(Permission is granted to print and redistribute this material
as long as this header and the footer at the end are included.)


Prepared by Rabbi P. Feldman
of Kollel Iyun Hadaf, Yerushalayim
Rosh Kollel: Rabbi Mordecai Kornfeld

Ask A Question on the daf

Previous daf

Gitin 42

GITIN 42 - sponsored by Hagaon Rav Yosef Pearlman of London, England, a living demonstration of love for and adoration of the Torah.


(a) (Mishnah): Someone that was a half-slave...
(b) According to Rabah, the Mishnah can be as everyone - the slave was half-freed through money.
(c) Question: According to Rav Yosef - must we say that the Mishnah is only as Rebbi?
(d) Answer (Ravina): The Mishnah can be as everyone - the slave belonged to partners, and 1 partner freed his half.
(e) (Rabah): Rebbi and Chachamim only argue when the master frees half and retains the other half;
1. But if the master frees half and sells or gives the other half as a gift, since the slave totally leaves the master, all agree that this works.
(f) Question (Abaye): They argue even if this case!
1. (Beraisa #1): A master wrote a document giving all his property to his 2 slaves; they acquire the property, and free each other;
2. (Beraisa #2): A master wrote a document saying, 'All my property is given to my 2 slaves', they do not even acquire themselves.
i. Suggestion: Beraisa #1 is as Rebbi, Beraisa #2 is as Chachamim.
(g) Answer: No, both are as Chachamim; in Beraisa #1, he gave each slave a document giving all his property; in Beraisa #2, the document says that each slave receives half.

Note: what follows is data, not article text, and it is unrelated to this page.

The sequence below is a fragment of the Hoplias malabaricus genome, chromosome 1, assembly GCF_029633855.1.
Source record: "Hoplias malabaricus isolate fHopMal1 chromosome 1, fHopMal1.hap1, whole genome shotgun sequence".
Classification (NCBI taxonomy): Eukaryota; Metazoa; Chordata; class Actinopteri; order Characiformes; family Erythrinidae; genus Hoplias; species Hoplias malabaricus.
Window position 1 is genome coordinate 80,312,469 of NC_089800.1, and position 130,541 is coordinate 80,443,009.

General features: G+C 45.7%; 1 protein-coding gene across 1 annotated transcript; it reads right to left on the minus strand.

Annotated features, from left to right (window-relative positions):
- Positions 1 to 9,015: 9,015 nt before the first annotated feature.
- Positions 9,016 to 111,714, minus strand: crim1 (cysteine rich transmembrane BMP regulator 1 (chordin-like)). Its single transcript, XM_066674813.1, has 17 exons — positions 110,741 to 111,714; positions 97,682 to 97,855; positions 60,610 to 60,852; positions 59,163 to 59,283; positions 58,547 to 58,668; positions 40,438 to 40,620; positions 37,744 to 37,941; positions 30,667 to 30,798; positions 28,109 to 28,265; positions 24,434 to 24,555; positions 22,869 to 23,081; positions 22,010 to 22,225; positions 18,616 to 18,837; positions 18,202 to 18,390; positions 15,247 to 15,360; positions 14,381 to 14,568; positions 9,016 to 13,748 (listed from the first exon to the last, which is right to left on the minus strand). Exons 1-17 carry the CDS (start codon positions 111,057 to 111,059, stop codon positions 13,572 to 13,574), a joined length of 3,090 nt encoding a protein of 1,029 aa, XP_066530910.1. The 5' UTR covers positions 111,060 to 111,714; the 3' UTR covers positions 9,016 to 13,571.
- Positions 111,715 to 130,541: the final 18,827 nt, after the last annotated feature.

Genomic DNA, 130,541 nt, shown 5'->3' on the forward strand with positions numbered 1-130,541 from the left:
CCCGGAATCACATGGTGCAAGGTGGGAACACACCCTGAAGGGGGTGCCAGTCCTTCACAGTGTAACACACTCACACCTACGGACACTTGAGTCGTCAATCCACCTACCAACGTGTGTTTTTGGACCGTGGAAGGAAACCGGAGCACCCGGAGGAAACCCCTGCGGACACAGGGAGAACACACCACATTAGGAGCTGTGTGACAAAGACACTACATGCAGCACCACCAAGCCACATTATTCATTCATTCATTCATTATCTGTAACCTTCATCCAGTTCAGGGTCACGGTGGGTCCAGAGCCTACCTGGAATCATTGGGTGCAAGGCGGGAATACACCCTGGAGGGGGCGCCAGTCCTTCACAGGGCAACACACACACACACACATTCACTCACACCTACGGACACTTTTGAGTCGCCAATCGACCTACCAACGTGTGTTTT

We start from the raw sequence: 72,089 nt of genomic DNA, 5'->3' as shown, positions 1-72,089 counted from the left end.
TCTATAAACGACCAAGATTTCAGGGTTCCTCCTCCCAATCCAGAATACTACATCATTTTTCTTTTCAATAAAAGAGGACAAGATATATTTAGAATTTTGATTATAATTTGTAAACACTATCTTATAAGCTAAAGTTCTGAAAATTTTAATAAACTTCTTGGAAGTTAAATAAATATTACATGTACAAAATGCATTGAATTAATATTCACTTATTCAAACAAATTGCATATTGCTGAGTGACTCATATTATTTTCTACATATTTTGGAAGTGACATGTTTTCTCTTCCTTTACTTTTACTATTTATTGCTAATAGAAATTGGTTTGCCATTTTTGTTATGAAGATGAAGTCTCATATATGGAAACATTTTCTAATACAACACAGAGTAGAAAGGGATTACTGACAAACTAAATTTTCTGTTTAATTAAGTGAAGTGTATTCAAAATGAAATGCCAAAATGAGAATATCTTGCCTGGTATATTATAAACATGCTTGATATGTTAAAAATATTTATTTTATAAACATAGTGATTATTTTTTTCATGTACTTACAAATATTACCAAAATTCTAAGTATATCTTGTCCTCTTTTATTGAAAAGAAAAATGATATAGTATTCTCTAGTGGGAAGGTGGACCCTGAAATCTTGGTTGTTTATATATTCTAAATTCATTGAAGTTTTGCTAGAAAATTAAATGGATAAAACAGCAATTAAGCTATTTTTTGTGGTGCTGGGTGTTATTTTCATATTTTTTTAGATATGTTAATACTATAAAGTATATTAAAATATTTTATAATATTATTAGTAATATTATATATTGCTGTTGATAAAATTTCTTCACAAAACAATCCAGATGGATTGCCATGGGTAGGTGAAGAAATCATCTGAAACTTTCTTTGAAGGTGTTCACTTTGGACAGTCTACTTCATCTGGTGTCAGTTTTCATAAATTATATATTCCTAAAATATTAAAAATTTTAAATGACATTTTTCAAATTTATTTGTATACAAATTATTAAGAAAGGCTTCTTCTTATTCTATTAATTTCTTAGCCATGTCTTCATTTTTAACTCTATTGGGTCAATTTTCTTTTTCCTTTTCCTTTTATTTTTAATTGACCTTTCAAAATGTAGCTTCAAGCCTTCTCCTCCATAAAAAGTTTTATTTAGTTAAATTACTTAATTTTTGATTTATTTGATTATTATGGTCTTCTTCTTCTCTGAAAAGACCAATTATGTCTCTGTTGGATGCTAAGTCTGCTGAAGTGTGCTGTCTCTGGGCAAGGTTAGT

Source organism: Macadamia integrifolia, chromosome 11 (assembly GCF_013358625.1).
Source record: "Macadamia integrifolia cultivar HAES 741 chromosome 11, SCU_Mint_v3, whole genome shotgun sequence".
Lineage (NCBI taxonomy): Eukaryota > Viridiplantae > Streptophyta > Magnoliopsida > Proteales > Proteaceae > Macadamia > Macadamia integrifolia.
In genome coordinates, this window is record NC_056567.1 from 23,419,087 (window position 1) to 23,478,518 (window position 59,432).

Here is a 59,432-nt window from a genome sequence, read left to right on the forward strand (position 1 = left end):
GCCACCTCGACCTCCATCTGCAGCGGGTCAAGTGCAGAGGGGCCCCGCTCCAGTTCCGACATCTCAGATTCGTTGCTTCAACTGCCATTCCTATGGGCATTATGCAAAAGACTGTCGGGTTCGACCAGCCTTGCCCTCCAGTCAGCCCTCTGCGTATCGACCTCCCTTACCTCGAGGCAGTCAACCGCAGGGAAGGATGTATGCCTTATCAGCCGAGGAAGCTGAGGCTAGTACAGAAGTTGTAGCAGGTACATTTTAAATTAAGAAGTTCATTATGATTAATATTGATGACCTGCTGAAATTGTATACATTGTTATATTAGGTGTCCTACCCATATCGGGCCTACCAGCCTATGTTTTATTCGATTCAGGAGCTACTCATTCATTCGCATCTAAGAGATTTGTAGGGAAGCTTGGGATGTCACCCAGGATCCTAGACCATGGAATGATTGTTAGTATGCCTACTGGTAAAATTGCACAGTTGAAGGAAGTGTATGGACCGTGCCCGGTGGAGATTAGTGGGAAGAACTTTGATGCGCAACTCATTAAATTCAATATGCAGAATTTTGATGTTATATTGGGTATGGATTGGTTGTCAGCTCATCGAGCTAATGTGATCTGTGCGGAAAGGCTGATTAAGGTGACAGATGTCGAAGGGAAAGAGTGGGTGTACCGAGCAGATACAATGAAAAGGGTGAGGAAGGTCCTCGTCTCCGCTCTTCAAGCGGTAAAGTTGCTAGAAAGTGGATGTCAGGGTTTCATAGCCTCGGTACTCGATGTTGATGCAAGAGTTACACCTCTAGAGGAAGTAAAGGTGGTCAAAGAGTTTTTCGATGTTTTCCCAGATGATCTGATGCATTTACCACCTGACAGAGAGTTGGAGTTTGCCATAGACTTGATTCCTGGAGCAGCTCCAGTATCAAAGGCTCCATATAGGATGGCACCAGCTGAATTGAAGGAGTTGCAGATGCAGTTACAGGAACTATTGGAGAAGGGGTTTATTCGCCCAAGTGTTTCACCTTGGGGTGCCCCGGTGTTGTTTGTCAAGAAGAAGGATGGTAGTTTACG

(h) Question: But the end of Beraisa #2 says, 'If he said half-half, they do not acquire' - this implies, in the beginning of the Beraisa the document says that he gives all his property!
(i) Answer #1: No, the end of the Beraisa explains the beginning - they do not even acquire themselves if he said half-half.
1. Support: This must be correct - if in the beginning of the Beraisa, he gave all his property, and they do not acquire - there would be no need to teach the case of half-half!
2. Rejection: No the end of the Beraisa is needed, so we will not say that the case is that he said half-half, but had he said 'All', they would acquire.
i. Now that there is a second clause explicitly saying half-half, we infer that in the first clause, he said all, and still, they do not acquire.
(j) Answer #2: In Beraisa #1, he gave a document to each slave; in Beraisa #2, he gave one document to both of them.
(k) Question: If he only wrote 1 document, why does the Beraisa say that he wrote half-half - even if it said 'All', they would not acquire!
(l) The Beraisa indeed means to say this!
1. If he only wrote 1 document, they do not acquire themselves; if he gave each a document, they acquire themselves;